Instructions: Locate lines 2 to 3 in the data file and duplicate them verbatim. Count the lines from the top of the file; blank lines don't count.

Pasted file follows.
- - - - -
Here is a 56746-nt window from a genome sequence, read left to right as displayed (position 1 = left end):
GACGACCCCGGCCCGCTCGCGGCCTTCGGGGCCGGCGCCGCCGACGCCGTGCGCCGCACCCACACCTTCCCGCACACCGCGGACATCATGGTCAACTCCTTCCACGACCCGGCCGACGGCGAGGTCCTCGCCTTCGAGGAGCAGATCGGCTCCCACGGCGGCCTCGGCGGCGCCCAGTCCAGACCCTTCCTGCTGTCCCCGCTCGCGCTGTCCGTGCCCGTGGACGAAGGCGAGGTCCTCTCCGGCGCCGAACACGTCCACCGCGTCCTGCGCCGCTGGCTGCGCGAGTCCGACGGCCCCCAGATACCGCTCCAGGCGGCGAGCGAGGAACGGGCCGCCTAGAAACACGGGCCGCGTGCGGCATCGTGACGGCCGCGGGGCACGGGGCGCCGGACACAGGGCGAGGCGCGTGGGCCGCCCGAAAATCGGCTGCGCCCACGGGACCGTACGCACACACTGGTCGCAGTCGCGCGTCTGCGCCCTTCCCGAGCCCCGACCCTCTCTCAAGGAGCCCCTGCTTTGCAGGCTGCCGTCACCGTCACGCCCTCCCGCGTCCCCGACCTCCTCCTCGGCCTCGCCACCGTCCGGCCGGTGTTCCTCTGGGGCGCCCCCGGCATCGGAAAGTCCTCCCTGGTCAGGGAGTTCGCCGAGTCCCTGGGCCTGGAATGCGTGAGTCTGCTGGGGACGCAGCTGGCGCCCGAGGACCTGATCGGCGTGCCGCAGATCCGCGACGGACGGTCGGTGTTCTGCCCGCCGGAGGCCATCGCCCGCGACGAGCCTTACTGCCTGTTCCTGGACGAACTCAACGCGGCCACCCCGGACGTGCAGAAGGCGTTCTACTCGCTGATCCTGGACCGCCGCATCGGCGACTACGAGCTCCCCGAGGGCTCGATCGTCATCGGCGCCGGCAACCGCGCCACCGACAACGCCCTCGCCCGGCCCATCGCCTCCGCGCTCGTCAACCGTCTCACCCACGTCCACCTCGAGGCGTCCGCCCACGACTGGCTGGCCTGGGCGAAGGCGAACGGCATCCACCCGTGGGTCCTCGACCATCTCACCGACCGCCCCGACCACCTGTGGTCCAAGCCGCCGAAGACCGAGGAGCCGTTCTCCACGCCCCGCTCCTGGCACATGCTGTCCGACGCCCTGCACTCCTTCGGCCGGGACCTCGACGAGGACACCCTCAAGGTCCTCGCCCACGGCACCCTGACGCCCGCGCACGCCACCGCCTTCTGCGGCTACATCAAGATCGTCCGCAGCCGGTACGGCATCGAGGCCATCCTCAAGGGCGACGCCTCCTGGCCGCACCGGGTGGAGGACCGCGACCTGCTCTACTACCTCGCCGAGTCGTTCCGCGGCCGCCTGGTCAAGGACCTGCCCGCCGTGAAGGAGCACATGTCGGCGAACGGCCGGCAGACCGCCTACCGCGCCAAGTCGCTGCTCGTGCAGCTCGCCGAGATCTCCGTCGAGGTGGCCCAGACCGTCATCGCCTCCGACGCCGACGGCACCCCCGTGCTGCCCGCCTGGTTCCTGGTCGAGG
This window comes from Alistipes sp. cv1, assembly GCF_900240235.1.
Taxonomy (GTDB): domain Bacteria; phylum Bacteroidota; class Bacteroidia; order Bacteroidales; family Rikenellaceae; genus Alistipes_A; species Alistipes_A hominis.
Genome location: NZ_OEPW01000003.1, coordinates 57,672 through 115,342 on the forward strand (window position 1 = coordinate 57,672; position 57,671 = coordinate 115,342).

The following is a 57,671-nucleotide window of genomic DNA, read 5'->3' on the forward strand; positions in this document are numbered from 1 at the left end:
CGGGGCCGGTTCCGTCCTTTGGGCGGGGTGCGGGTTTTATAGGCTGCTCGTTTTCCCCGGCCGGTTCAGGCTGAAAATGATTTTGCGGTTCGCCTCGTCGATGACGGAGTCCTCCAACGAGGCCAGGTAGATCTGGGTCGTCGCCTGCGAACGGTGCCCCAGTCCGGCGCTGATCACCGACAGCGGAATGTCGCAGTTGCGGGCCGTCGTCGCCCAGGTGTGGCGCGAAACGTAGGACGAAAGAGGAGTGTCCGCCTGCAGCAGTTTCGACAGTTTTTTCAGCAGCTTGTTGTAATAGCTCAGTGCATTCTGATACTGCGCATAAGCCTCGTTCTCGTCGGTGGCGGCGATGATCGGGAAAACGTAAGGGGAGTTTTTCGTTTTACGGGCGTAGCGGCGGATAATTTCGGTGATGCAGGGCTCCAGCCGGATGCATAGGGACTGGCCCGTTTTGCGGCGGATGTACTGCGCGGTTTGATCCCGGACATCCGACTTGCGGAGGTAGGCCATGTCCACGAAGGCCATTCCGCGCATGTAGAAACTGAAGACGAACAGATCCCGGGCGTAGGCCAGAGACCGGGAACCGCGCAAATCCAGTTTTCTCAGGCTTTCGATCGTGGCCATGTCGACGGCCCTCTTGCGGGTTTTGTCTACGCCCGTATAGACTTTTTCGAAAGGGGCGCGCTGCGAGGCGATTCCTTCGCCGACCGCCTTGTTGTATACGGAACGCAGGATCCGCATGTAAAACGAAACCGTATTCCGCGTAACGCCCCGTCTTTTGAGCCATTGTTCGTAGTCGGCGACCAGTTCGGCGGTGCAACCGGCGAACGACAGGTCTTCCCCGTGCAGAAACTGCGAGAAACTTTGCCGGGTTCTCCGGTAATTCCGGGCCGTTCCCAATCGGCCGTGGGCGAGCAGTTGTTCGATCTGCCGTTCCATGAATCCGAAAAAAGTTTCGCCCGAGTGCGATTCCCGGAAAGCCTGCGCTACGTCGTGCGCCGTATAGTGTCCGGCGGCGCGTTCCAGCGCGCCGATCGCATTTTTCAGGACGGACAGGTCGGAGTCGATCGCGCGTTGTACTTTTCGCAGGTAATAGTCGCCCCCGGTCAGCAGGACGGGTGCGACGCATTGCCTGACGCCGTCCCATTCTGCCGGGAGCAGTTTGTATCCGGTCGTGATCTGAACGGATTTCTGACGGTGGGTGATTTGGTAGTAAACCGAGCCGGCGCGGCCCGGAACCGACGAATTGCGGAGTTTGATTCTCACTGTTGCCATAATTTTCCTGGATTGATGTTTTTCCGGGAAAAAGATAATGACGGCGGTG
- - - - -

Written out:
GACGACCCCGGCCCGCTCGCGGCCTTCGGGGCCGGCGCCGCCGACGCCGTGCGCCGCACCCACACCTTCCCGCACACCGCGGACATCATGGTCAACTCCTTCCACGACCCGGCCGACGGCGAGGTCCTCGCCTTCGAGGAGCAGATCGGCTCCCACGGCGGCCTCGGCGGCGCCCAGTCCAGACCCTTCCTGCTGTCCCCGCTCGCGCTGTCCGTGCCCGTGGACGAAGGCGAGGTCCTCTCCGGCGCCGAACACGTCCACCGCGTCCTGCGCCGCTGGCTGCGCGAGTCCGACGGCCCCCAGATACCGCTCCAGGCGGCGAGCGAGGAACGGGCCGCCTAGAAACACGGGCCGCGTGCGGCATCGTGACGGCCGCGGGGCACGGGGCGCCGGACACAGGGCGAGGCGCGTGGGCCGCCCGAAAATCGGCTGCGCCCACGGGACCGTACGCACACACTGGTCGCAGTCGCGCGTCTGCGCCCTTCCCGAGCCCCGACCCTCTCTCAAGGAGCCCCTGCTTTGCAGGCTGCCGTCACCGTCACGCCCTCCCGCGTCCCCGACCTCCTCCTCGGCCTCGCCACCGTCCGGCCGGTGTTCCTCTGGGGCGCCCCCGGCATCGGAAAGTCCTCCCTGGTCAGGGAGTTCGCCGAGTCCCTGGGCCTGGAATGCGTGAGTCTGCTGGGGACGCAGCTGGCGCCCGAGGACCTGATCGGCGTGCCGCAGATCCGCGACGGACGGTCGGTGTTCTGCCCGCCGGAGGCCATCGCCCGCGACGAGCCTTACTGCCTGTTCCTGGACGAACTCAACGCGGCCACCCCGGACGTGCAGAAGGCGTTCTACTCGCTGATCCTGGACCGCCGCATCGGCGACTACGAGCTCCCCGAGGGCTCGATCGTCATCGGCGCCGGCAACCGCGCCACCGACAACGCCCTCGCCCGGCCCATCGCCTCCGCGCTCGTCAACCGTCTCACCCACGTCCACCTCGAGGCGTCCGCCCACGACTGGCTGGCCTGGGCGAAGGCGAACGGCATCCACCCGTGGGTCCTCGACCATCTCACCGACCGCCCCGACCACCTGTGGTCCAAGCCGCCGAAGACCGAGGAGCCGTTCTCCACGCCCCGCTCCTGGCACATGCTGTCCGACGCCCTGCACTCCTTCGGCCGGGACCTCGACGAGGACACCCTCAAGGTCCTCGCCCACGGCACCCTGACGCCCGCGCACGCCACCGCCTTCTGCGGCTACATCAAGATCGTCCGCAGCCGGTACGGCATCGAGGCCATCCTCAAGGGCGACGCCTCCTGGCCGCACCGGGTGGAGGACCGCGACCTGCTCTACTACCTCGCCGAGTCGTTCCGCGGCCGCCTGGTCAAGGACCTGCCCGCCGTGAAGGAGCACATGTCGGCGAACGGCCGGCAGACCGCCTACCGCGCCAAGTCGCTGCTCGTGCAGCTCGCCGAGATCTCCGTCGAGGTGGCCCAGACCGTCATCGCCTCCGACGCCGACGGCACCCCCGTGCTGCCCGCCTGGTTCCTGGTCGAGG
This window comes from Alistipes sp. cv1, assembly GCF_900240235.1.